Arrested Development: Patrick Thelwell Comes Out Fighting

Patrick Thelwell speaks to Vision about his conviction alongside other XR activists.

(Image: Iwan Stone)

Patrick Thelwell has been found guilty, after he was arrested for “obstruction of a highway” last September.

This is the fourth time he has been arrested but he told us that this time felt different. To date, he has had to pay £500 in court fees – an amount covered by an arrestee support fund crowd funded locally.

He, alongside 76 other Extinction Rebellion activists, was charged for dramatically blocking the roads used for the production of NewsCorp titles – including The Sun and The Times – after claiming they had failed to report on the climate crisis. This drew condemnation from the likes of the PM, who branded the protests “completely unacceptable”.

Thelwell, reflecting on the protest after his verdict, said that “it was good to have a legitimate target”, while others he had been involved in had focused more broadly on the Government.

When a police officer had asked Thelwell if there was anything he could do to make him come down from an eight hour stint on a van emblazoned with “Fuck Murdoch, Fuck Rothermere, Refugees are Welcome Here”, he proudly responded with “You could arrest Rupert Murdoch for crimes against humanity”.

He believes that the media are a “threat to democracy”, as he sees them promoting “fake news, hatred, racism and fascism.”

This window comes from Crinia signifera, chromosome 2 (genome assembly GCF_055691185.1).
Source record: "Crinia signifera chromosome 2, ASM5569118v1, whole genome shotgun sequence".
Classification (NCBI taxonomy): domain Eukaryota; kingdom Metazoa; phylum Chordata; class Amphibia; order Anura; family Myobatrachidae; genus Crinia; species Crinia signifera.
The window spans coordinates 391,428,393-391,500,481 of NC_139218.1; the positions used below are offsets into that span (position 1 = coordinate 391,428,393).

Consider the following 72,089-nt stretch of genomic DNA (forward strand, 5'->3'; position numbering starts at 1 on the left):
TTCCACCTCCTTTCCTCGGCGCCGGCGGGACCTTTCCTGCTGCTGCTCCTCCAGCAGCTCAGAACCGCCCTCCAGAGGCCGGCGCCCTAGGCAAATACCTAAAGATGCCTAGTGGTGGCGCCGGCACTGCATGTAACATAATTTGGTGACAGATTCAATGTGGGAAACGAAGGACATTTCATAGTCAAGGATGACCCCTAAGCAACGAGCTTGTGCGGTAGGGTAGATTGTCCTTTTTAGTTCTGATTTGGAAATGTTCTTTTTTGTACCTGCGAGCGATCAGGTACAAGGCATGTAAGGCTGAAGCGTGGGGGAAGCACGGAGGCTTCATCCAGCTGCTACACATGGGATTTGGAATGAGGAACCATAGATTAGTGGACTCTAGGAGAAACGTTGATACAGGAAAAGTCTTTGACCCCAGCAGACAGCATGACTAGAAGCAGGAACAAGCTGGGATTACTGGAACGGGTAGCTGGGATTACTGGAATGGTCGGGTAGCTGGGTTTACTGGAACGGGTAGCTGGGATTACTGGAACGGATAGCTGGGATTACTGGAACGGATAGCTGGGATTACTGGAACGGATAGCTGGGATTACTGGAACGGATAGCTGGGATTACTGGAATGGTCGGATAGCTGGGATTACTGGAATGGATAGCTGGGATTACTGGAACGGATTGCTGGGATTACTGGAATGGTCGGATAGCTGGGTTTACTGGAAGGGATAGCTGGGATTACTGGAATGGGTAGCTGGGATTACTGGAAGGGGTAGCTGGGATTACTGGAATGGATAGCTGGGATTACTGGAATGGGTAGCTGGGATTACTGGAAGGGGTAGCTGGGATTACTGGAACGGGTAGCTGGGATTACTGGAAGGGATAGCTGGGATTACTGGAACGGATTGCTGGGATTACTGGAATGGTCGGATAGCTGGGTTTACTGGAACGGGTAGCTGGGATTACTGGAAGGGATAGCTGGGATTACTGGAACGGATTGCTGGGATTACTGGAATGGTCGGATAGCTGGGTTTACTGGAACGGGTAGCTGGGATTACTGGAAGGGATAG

Therefore, he is appealing the verdict of his case, saying that their means were justified “given the nature and the severity” of the situation.

Nevertheless, Thelwell retains the view that the actions of XR outside NewsCorp were a success. He cites the “huge positive response from social media” as a vehicle for opening a dialogue about reforming media. However, he also recognises the negative impact of the protest – notably how it was used as “an excuse to pass the Police, Crime, Courts, and Sentencing Bill”, which threatens protesters with up to ten years in prison.

“They’re terrified of the power of collective action, and of direct action,” he told me, further noting that “The Kill the Bill protests really show that people aren’t willing to, like, give into fascism quietly, we are going to make a stand”.

A character in York, who has himself run for Green Party councillor, Thelwell believes that the way to go is through local representation: “an economy based on mutual aid, sustainability, and growing our own food”.

He is pleased to see this being carried out in York, through societies like York Student Solidarity Network, and campaigns for a Peoples’ Assembly. He believes that “students have been just treated disgustingly during this pandemic and for decades now.” On a local, as well as global scale, he believes that the only way to solve climate change is “through forming a united people of earth based on global democracy confederation of local democracy”.

So would he do it again, knowing the recent verdict? “It’s always worth standing up on behalf of the people who are starving to death. There is nothing that the government or the police or anybody can do that can intimidate me or can scare me. They can arrest me, they can send me to prison for ten years, but ultimately I believe that we’re gonna win”.